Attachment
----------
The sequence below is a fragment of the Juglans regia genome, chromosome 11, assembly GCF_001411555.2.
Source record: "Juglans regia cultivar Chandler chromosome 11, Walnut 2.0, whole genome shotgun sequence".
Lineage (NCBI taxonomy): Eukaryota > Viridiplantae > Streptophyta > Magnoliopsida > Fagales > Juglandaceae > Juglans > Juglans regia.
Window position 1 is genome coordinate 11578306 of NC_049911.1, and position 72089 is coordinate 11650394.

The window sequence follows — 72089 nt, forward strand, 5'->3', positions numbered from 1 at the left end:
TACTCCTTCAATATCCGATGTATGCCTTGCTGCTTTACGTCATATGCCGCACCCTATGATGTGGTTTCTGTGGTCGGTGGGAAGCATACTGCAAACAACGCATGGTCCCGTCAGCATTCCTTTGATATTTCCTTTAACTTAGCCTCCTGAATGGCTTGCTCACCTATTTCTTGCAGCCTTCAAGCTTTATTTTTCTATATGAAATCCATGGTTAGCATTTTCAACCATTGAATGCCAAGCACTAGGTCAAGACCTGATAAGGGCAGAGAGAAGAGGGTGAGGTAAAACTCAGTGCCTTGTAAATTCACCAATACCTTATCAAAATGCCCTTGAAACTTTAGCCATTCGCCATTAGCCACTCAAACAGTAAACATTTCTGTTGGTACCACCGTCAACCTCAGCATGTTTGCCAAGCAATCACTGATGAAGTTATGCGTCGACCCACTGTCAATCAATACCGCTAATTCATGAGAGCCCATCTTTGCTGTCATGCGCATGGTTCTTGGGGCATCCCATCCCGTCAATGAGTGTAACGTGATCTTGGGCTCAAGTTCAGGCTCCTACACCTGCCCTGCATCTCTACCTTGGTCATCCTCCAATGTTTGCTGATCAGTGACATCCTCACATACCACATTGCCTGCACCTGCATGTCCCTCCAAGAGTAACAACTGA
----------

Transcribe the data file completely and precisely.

The sequence below is a fragment of the Juglans regia genome, chromosome 11, assembly GCF_001411555.2.
Source record: "Juglans regia cultivar Chandler chromosome 11, Walnut 2.0, whole genome shotgun sequence".
Lineage (NCBI taxonomy): Eukaryota > Viridiplantae > Streptophyta > Magnoliopsida > Fagales > Juglandaceae > Juglans > Juglans regia.
Window position 1 is genome coordinate 11578306 of NC_049911.1, and position 72089 is coordinate 11650394.

The window sequence follows — 72089 nt, forward strand, 5'->3', positions numbered from 1 at the left end:
TACTCCTTCAATATCCGATGTATGCCTTGCTGCTTTACGTCATATGCCGCACCCTATGATGTGGTTTCTGTGGTCGGTGGGAAGCATACTGCAAACAACGCATGGTCCCGTCAGCATTCCTTTGATATTTCCTTTAACTTAGCCTCCTGAATGGCTTGCTCACCTATTTCTTGCAGCCTTCAAGCTTTATTTTTCTATATGAAATCCATGGTTAGCATTTTCAACCATTGAATGCCAAGCACTAGGTCAAGACCTGATAAGGGCAGAGAGAAGAGGGTGAGGTAAAACTCAGTGCCTTGTAAATTCACCAATACCTTATCAAAATGCCCTTGAAACTTTAGCCATTCGCCATTAGCCACTCAAACAGTAAACATTTCTGTTGGTACCACCGTCAACCTCAGCATGTTTGCCAAGCAATCACTGATGAAGTTATGCGTCGACCCACTGTCAATCAATACCGCTAATTCATGAGAGCCCATCTTTGCTGTCATGCGCATGGTTCTTGGGGCATCCCATCCCGTCAATGAGTGTAACGTGATCTTGGGCTCAAGTTCAGGCTCCTACACCTGCCCTGCATCTCTACCTTGGTCATCCTCCAATGTTTGCTGATCAGTGACATCCTCACATACCACATTGCCTGCACCTGCATGTCCCTCCAAGAGTAACAACTGA